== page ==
Recent television commercials for a national beer brand sums up the alcohol problem in the United States. Beautiful young people gather at beautiful places to socialize and drink. The message is: Drinking is an essential ingredient for a “good time”. So, yes, the drinking culture is alive and well in the US, but the real drinkers are not faring so well.
So, the controversy of the recent research reported in JAMA Psychiatry on August 2017 concerning alcohol consumption is like re-arranging the deck chairs on the Titanic. People are dying well before their time from this disease.
JAMA reported that the number of Americans who drink excessively has shot up dramatically. The article titled “Remarkable Increases in Alcohol Use Disorders” suggests that the rate of alcohol use disorder (AUD) in the US surged by over 49% between 2001-2002 and 2012-2013. The results documented substantial increases in the prevalence of past 12-month drinking, high-risk drinking and Alcohol Use Disorders (AUDs). The most dramatic increase was related to the most serious problems.
Overall, AUD increased from 8.5% in 2001-2002 to 12.7% a decade later. These data were limited to the past 12-month or current AUD diagnoses.
The findings of the study were the result of an evaluation of drinking patterns of thousands of American adults attained by the National Epidemiologic Survey on Alcohol and Related Conditions (NESARC).
Soon after the study was published in JAMA, a number of real experts have disputed the conclusions and questioned the methods of study. This point of view is supported by a number of other findings, including another federal survey released by the National Survey on Drug Use and Health (NSDUH) which reported a reduction in the AUD rate.
Richard Grucza, MD, from the Washington University School of Medicine who compared the two studies states, “The NSDUH methods are much more consistent from year-to-year and it is administered annually. So I tend to put more weight on NSDUH data.”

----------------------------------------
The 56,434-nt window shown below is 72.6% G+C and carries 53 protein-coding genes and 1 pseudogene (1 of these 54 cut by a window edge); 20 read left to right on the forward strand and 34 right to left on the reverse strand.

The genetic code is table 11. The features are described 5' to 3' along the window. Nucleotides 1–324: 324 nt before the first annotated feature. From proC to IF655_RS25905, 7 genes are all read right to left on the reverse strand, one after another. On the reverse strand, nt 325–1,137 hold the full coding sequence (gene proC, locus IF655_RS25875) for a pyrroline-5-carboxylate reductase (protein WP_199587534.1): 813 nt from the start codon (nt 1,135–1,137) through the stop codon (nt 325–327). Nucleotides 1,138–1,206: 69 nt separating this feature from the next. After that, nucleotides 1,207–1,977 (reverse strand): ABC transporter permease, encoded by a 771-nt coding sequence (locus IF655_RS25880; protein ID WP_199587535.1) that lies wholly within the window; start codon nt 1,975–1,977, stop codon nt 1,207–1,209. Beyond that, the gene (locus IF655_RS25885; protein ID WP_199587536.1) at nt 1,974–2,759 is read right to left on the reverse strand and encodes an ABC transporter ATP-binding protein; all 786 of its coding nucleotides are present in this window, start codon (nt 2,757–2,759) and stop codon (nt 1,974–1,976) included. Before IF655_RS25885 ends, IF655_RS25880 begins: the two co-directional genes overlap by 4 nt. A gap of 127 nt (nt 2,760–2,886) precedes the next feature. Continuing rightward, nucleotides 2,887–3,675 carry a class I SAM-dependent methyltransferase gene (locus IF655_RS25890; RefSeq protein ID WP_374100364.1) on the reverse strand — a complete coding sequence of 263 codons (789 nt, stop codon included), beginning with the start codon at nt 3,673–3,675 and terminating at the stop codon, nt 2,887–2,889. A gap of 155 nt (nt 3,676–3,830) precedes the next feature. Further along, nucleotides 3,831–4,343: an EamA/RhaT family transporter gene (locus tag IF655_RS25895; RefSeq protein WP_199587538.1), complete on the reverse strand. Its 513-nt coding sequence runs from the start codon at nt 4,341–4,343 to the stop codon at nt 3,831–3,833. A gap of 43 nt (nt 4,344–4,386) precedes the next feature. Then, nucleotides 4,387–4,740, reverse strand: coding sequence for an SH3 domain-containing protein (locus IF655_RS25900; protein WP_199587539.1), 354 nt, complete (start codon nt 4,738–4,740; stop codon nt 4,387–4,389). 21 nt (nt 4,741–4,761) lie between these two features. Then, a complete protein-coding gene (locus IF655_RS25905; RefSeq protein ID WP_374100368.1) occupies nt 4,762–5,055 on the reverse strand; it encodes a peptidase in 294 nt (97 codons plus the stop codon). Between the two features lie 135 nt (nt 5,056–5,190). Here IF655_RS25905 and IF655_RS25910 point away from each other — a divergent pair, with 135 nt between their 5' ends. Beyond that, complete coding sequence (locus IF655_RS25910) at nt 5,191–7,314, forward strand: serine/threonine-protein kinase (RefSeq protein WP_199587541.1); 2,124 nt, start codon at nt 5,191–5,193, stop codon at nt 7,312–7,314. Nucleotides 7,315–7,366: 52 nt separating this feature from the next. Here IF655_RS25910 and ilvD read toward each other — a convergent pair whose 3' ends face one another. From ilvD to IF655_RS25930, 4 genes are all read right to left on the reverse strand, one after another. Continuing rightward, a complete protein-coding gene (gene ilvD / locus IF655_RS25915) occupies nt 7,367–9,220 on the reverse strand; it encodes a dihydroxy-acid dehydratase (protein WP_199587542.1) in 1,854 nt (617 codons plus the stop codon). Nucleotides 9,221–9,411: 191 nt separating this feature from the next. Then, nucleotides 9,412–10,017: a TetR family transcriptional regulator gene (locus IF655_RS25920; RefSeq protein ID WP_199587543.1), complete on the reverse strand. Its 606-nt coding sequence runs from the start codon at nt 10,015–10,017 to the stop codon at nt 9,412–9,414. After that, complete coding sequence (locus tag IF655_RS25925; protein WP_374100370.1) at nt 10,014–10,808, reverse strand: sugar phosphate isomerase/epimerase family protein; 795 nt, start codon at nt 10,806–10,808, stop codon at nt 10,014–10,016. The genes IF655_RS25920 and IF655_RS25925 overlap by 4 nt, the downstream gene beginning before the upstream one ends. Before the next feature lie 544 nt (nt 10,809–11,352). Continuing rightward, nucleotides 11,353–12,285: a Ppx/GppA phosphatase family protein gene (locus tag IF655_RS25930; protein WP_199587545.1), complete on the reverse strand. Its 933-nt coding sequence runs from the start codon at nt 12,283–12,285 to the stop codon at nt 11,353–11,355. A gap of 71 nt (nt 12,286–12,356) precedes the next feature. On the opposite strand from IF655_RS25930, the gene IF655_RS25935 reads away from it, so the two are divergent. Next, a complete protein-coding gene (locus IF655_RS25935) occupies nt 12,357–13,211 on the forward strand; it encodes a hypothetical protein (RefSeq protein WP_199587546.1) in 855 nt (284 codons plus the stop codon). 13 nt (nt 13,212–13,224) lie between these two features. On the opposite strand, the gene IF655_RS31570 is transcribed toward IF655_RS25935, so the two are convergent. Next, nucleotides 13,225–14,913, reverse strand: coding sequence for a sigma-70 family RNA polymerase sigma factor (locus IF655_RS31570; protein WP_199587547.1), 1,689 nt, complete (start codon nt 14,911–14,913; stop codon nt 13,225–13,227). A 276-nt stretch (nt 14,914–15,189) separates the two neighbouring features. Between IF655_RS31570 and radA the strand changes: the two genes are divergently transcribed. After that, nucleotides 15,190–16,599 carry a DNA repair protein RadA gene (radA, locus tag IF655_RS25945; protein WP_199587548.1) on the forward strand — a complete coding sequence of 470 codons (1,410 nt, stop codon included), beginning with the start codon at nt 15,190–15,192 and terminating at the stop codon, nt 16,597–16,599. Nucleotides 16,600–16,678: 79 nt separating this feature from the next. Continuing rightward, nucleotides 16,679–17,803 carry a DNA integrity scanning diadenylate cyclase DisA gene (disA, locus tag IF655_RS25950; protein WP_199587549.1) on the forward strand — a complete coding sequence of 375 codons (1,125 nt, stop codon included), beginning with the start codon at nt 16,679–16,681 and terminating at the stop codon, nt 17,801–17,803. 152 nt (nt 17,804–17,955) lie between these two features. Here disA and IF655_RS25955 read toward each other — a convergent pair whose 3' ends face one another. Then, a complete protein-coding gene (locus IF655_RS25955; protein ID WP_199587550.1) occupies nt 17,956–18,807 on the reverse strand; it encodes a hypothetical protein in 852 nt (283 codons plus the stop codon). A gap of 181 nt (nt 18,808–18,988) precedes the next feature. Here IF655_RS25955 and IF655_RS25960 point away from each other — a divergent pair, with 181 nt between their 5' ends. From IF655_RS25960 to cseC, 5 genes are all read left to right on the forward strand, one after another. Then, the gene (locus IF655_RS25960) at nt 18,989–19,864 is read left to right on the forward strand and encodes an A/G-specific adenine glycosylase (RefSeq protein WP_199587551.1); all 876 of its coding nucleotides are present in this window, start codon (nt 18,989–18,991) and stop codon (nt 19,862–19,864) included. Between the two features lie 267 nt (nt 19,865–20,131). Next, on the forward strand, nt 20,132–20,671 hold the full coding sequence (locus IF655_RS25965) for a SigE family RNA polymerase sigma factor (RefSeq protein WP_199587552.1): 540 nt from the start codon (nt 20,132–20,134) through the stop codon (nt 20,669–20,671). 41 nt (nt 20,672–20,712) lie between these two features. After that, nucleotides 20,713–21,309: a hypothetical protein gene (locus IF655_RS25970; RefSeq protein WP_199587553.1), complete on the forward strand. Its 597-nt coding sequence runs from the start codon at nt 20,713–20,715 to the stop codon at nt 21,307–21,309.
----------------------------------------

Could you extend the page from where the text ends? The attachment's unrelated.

In addition, NESARC had changed some questions asked in 2013 from those in 2001, which would lead participants to respond differently. Moreover, Government Census Bureau workers were used in the first survey and private workers during the 2012-2013 survey which would impact the outcome.
Why Does This Matter?
The short answer is sufficient. In point of fact, it appears drug use is decreasing among young people. Surveys are only as good as the questions and truthfulness of responses. Conclusions are only as good as the investigators. We need accurate data from which to measure the size and scope of AUDs and as a yardstick of public policy and treatment efficacy.
While I am pretty sure that Grucza is correct, we should not lose sight of the fact that alcoholism remains a major public health issue. According to the National Institute on Alcoholism and Alcohol Abuse, nearly 88,000 people die from alcohol-related causes annually, which is the fourth leading preventable cause of death in the US—and binge drinking among young people is epidemic. Years of potential life lost (YPLL) data from the CDC should tell us all we need to know about alcohol abuse and teens. Alcohol related trauma is the leading cause of death for teenage males and young adult males, who should live well into their 7th decade.
The statistical discrepancies between surveys and agencies will be remedied and no one will be harmed in the process. But we can ill afford to take our eye off the ball and be distracted when the mortality and morbidity rate from SUDs is this high.